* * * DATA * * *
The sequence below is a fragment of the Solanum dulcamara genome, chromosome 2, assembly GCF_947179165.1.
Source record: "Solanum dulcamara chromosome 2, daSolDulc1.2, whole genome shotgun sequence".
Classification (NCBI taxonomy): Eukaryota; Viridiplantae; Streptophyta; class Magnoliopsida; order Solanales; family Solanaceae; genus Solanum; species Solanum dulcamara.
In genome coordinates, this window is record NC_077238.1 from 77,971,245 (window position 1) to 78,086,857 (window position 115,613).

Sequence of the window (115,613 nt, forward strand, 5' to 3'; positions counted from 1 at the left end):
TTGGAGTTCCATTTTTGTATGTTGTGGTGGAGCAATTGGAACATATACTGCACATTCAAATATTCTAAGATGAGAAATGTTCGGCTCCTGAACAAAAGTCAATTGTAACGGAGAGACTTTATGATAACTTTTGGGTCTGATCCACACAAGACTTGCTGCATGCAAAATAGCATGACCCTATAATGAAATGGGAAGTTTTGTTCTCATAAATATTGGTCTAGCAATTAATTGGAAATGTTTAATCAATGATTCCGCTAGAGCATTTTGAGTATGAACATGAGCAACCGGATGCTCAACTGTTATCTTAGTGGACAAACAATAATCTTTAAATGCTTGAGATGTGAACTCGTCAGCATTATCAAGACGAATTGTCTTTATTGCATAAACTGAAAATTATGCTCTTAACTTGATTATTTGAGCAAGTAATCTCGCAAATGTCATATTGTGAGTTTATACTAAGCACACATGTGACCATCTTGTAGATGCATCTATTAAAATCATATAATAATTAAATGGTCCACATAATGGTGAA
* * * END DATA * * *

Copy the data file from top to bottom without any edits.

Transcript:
The sequence below is a fragment of the Solanum dulcamara genome, chromosome 2, assembly GCF_947179165.1.
Source record: "Solanum dulcamara chromosome 2, daSolDulc1.2, whole genome shotgun sequence".
Classification (NCBI taxonomy): Eukaryota; Viridiplantae; Streptophyta; class Magnoliopsida; order Solanales; family Solanaceae; genus Solanum; species Solanum dulcamara.
In genome coordinates, this window is record NC_077238.1 from 77,971,245 (window position 1) to 78,086,857 (window position 115,613).

Sequence of the window (115,613 nt, forward strand, 5' to 3'; positions counted from 1 at the left end):
TTGGAGTTCCATTTTTGTATGTTGTGGTGGAGCAATTGGAACATATACTGCACATTCAAATATTCTAAGATGAGAAATGTTCGGCTCCTGAACAAAAGTCAATTGTAACGGAGAGACTTTATGATAACTTTTGGGTCTGATCCACACAAGACTTGCTGCATGCAAAATAGCATGACCCTATAATGAAATGGGAAGTTTTGTTCTCATAAATATTGGTCTAGCAATTAATTGGAAATGTTTAATCAATGATTCCGCTAGAGCATTTTGAGTATGAACATGAGCAACCGGATGCTCAACTGTTATCTTAGTGGACAAACAATAATCTTTAAATGCTTGAGATGTGAACTCGTCAGCATTATCAAGACGAATTGTCTTTATTGCATAAACTGAAAATTATGCTCTTAACTTGATTATTTGAGCAAGTAATCTCGCAAATGTCATATTGTGAGTTTATACTAAGCACACATGTGACCATCTTGTAGATGCATCTATTAAAATCATATAATAATTAAATGGTCCACATAATGGTGAA